(*I humbly apologize to my readers for this appalling headline but it proved irresistible and I may never have an opportunity for it again.)
[Readers, take note: I’ve been telling you for about five years that the threat of jail time against I-9 violating company officials would become a primary weapon of enforcement any day. That has been increasingly the case, but the enforcement we’ve seen has been driven by Homeland Security and other Federal agencies. Now, armed with discretion and reflective of the public demand for prosecution of violating employers, Federal Courts are getting into the game, and it’s getting very ugly very fast.]
The Virginian-Pilot of Norfolk reported May 1st that a federal judge socked it to Newport-News based fishing enterprise Peabody Corp despite calls for leniency from both the defense attorneys and prosecution. The sentence for company Vice President (and daughter of founder) Michelle Peabody: 90 days in prison for employing undocumented workers over a four-year period.
According to the article, Peabody Corp. operates trawlers and fishes mostly for scallops. Ms. Peabody pleaded guilty to employing illegal immigrants.
Her father, William “Frankie” Peabody was sentenced Wednesday to five months of home confinement with electronic monitoring. U.S. District Judge Raymond A. Jackson also ordered Michelle Peabody to serve four months of home detention after she gets out of custody!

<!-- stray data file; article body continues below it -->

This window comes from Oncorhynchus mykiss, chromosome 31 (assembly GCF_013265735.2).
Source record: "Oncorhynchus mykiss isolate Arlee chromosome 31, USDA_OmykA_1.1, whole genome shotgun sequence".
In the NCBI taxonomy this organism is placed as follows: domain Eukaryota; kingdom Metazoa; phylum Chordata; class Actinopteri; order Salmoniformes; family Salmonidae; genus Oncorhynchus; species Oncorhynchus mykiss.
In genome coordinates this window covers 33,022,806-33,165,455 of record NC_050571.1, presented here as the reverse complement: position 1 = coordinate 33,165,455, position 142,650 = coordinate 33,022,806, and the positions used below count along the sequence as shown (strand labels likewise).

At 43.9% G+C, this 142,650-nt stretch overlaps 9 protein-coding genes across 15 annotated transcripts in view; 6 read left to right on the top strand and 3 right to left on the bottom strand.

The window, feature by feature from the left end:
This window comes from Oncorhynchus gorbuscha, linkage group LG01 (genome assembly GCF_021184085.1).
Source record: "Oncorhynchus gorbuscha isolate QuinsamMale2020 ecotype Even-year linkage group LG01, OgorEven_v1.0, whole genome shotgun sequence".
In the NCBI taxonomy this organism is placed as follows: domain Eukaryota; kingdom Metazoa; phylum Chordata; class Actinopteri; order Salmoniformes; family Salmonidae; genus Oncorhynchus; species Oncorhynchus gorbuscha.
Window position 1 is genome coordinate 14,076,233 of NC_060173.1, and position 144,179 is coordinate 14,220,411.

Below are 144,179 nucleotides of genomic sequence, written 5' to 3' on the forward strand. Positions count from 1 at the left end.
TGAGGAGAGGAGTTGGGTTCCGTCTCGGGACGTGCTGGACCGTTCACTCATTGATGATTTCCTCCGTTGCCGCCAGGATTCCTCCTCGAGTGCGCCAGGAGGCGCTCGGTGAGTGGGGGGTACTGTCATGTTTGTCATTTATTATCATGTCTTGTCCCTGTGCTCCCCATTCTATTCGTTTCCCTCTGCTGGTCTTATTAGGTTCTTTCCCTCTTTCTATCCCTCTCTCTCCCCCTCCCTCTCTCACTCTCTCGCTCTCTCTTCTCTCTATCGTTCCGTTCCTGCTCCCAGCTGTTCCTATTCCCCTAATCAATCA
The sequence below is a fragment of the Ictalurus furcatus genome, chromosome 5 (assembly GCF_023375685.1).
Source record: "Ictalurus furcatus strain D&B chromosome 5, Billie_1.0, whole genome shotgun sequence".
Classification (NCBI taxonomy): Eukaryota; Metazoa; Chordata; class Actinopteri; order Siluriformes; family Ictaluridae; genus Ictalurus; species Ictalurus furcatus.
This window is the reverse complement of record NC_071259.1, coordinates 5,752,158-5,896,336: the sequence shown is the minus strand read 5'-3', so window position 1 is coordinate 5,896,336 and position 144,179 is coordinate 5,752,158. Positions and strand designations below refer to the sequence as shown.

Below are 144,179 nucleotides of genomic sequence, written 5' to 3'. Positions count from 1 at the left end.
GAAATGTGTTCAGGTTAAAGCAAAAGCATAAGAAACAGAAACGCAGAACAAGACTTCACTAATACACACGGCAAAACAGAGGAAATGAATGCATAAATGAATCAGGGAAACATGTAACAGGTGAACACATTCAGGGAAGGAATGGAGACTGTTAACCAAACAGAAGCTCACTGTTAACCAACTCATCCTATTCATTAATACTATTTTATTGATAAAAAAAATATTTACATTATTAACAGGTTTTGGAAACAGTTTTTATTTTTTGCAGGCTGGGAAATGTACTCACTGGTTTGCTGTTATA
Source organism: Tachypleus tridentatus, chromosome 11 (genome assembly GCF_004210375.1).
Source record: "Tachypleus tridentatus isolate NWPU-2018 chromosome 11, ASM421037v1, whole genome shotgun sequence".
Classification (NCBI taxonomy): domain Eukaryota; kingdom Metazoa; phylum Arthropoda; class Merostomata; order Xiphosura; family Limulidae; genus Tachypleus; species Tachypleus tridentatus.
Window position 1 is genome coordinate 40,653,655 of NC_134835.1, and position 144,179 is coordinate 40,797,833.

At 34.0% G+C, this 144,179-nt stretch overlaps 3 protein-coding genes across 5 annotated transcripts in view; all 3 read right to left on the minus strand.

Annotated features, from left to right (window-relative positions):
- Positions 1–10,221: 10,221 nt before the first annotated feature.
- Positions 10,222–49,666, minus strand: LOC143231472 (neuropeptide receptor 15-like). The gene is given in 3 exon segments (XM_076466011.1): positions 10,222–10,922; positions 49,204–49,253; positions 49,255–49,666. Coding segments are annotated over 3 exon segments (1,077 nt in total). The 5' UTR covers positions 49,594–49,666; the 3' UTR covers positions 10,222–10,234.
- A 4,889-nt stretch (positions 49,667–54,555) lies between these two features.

The severe sanctions were on TOP of the $6.9 million in fines and forfeitures the Peabody’s had already agreed to pay; the amount represents represents the profits they made using the undocumented workers. (One can only wonder at the judge’s design of the algorithm distinguishing between fish caught by legal workers versus those caught by unauthorized workers.)
Calling the Peabodys’ conduct ”egregious" ,Jackson told Michelle Peabody that the government could have easily charged her with felony crimes. As company Vice President, Michelle Peabody handles day-to-day operations and was held largely responsible for employing 126 illegal immigrants over a four-year period, through 2006. Her attorney, Kenneth D. Bell, in arguing for leniency, said he'd never seen in 25 years of practice someone with no criminal record getting jail time for a first misdemeanor offense.
Both sides also agreed that the workers were treated and paid fairly: the workers earned more than $10,000 per fishing trip, the prevailing wage for scallopers.
Good GRIEF! 2 questions: how long are the trips and do you need legal workers, Ms. Peabody??